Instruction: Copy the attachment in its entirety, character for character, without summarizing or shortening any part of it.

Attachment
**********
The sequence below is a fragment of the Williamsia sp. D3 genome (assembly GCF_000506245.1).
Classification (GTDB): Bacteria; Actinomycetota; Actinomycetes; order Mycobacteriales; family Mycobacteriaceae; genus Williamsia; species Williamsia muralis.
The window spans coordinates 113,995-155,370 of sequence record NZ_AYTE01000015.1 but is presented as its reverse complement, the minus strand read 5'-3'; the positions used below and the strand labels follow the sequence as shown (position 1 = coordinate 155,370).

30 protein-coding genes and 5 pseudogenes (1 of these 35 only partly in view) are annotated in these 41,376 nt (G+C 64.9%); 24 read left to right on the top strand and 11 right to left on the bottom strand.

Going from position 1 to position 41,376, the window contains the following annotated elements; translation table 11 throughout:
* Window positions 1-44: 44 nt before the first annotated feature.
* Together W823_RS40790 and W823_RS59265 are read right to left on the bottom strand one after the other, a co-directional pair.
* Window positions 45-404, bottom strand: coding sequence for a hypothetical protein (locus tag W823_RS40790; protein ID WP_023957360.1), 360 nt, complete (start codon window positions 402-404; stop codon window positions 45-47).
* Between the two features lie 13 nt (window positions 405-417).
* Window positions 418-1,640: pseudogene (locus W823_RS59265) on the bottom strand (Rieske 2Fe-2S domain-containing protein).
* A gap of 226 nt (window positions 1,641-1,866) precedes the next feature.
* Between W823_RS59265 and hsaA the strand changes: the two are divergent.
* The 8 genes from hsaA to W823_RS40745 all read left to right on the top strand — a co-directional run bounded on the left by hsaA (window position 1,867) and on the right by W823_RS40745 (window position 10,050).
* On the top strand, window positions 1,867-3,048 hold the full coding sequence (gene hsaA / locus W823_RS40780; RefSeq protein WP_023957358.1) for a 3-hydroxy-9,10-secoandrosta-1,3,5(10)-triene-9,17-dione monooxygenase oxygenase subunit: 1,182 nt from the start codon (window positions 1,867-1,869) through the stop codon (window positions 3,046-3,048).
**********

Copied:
The sequence below is a fragment of the Williamsia sp. D3 genome (assembly GCF_000506245.1).
Classification (GTDB): Bacteria; Actinomycetota; Actinomycetes; order Mycobacteriales; family Mycobacteriaceae; genus Williamsia; species Williamsia muralis.
The window spans coordinates 113,995-155,370 of sequence record NZ_AYTE01000015.1 but is presented as its reverse complement, the minus strand read 5'-3'; the positions used below and the strand labels follow the sequence as shown (position 1 = coordinate 155,370).

30 protein-coding genes and 5 pseudogenes (1 of these 35 only partly in view) are annotated in these 41,376 nt (G+C 64.9%); 24 read left to right on the top strand and 11 right to left on the bottom strand.

Going from position 1 to position 41,376, the window contains the following annotated elements; translation table 11 throughout:
* Window positions 1-44: 44 nt before the first annotated feature.
* Together W823_RS40790 and W823_RS59265 are read right to left on the bottom strand one after the other, a co-directional pair.
* Window positions 45-404, bottom strand: coding sequence for a hypothetical protein (locus tag W823_RS40790; protein ID WP_023957360.1), 360 nt, complete (start codon window positions 402-404; stop codon window positions 45-47).
* Between the two features lie 13 nt (window positions 405-417).
* Window positions 418-1,640: pseudogene (locus W823_RS59265) on the bottom strand (Rieske 2Fe-2S domain-containing protein).
* A gap of 226 nt (window positions 1,641-1,866) precedes the next feature.
* Between W823_RS59265 and hsaA the strand changes: the two are divergent.
* The 8 genes from hsaA to W823_RS40745 all read left to right on the top strand — a co-directional run bounded on the left by hsaA (window position 1,867) and on the right by W823_RS40745 (window position 10,050).
* On the top strand, window positions 1,867-3,048 hold the full coding sequence (gene hsaA / locus W823_RS40780; RefSeq protein WP_023957358.1) for a 3-hydroxy-9,10-secoandrosta-1,3,5(10)-triene-9,17-dione monooxygenase oxygenase subunit: 1,182 nt from the start codon (window positions 1,867-1,869) through the stop codon (window positions 3,046-3,048).